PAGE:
Birkedal, V.; Dong, M.; Golas, M. M.; Sander, B.; Andersen, E. S.; Gothelf, K. V.; Besenbacher, F.; Kjems, J.
Microsc. Res. Tech. 2011, 74, 688–698, doi: 10.1002/jemt.20962
iNANO Center, Aarhus University, 8000 Århus C, Denmark. email@example.com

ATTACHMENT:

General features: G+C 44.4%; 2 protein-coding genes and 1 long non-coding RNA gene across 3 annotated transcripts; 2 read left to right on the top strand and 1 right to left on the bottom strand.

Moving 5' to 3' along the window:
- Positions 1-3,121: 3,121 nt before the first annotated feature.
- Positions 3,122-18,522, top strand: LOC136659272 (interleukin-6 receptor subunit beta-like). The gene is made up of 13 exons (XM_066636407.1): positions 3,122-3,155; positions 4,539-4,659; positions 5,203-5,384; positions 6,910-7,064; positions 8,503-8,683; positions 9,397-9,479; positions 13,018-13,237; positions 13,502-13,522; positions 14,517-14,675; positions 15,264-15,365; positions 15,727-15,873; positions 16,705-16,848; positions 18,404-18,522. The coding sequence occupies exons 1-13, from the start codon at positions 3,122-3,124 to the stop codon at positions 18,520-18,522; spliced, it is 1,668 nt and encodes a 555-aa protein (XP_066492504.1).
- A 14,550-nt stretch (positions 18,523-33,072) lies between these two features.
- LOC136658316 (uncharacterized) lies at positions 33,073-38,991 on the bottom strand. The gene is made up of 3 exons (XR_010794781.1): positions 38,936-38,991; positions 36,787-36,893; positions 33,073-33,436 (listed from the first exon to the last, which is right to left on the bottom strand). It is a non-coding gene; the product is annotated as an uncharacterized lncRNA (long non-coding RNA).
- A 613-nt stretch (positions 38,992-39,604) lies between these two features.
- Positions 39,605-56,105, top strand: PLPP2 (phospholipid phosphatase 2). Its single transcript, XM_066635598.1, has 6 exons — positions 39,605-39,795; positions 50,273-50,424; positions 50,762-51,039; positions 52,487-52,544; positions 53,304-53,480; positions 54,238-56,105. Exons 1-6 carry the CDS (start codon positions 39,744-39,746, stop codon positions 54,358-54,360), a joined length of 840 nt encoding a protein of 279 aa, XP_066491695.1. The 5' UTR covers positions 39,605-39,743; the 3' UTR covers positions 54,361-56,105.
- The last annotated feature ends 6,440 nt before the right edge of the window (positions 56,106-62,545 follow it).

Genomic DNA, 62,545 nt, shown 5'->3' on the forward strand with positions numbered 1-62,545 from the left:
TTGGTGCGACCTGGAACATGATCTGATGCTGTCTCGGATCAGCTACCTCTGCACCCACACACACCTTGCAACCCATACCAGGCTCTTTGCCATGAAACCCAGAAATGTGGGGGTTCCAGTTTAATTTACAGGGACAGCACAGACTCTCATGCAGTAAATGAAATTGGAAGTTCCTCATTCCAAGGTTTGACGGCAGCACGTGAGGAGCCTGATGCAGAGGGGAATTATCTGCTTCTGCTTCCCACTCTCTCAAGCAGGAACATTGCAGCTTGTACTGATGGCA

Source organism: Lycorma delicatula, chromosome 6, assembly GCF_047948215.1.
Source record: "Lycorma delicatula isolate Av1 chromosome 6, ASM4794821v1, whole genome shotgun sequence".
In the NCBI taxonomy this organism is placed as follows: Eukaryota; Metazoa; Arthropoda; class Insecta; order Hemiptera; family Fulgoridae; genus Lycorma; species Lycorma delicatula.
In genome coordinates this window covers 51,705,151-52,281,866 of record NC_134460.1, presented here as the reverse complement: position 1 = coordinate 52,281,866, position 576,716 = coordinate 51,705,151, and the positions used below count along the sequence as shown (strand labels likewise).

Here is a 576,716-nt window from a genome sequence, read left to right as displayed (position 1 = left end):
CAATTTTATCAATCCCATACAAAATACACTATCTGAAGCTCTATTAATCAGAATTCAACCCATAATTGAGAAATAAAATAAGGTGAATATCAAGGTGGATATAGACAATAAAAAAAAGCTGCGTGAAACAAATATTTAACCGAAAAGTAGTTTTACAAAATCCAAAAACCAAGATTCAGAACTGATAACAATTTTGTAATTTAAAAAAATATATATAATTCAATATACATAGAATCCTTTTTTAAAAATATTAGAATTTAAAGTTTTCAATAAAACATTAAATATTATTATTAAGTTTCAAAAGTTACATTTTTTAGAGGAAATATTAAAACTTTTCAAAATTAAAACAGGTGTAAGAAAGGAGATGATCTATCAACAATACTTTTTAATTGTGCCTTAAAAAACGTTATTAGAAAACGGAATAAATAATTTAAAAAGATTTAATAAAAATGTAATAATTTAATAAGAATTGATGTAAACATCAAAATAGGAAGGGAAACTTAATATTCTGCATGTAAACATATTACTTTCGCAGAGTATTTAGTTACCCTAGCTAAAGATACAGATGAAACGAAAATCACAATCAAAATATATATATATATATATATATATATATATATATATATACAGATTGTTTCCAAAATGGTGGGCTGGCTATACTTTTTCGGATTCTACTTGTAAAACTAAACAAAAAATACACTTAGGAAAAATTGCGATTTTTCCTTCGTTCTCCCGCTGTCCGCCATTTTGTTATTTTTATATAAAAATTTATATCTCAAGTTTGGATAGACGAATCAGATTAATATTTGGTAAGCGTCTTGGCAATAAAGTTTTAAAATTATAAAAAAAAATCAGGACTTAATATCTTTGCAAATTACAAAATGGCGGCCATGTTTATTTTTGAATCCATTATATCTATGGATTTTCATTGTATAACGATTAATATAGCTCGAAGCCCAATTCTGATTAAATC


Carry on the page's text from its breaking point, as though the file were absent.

Single molecule microscopy techniques play an important role in the investigation of advanced DNA structures such as those created by the DNA origami method. Three single molecule microscopy techniques are particularly interesting for the investigation of complex self-assembled three-dimensional (3D) DNA nanostructures, namely single molecule fluorescence microscopy, atomic force microscopy (AFM), and cryogenic transmission electron microscopy (cryo-EM). Here we discuss the strengths of these three techniques and demonstrate how their interplay can yield very important and unique new insights into the structure and conformation of advanced biological nanostructures. The applications of the three single molecule microscopy techniques are illustrated by focusing on a self-assembled DNA origami 3D box nanostructure. Its size and structure were studied by AFM and cryo-EM, while the lid opening, which can be controlled by the addition of oligonucleotide keys, was recorded by Förster/fluorescence resonance energy transfer (FRET) spectroscopy.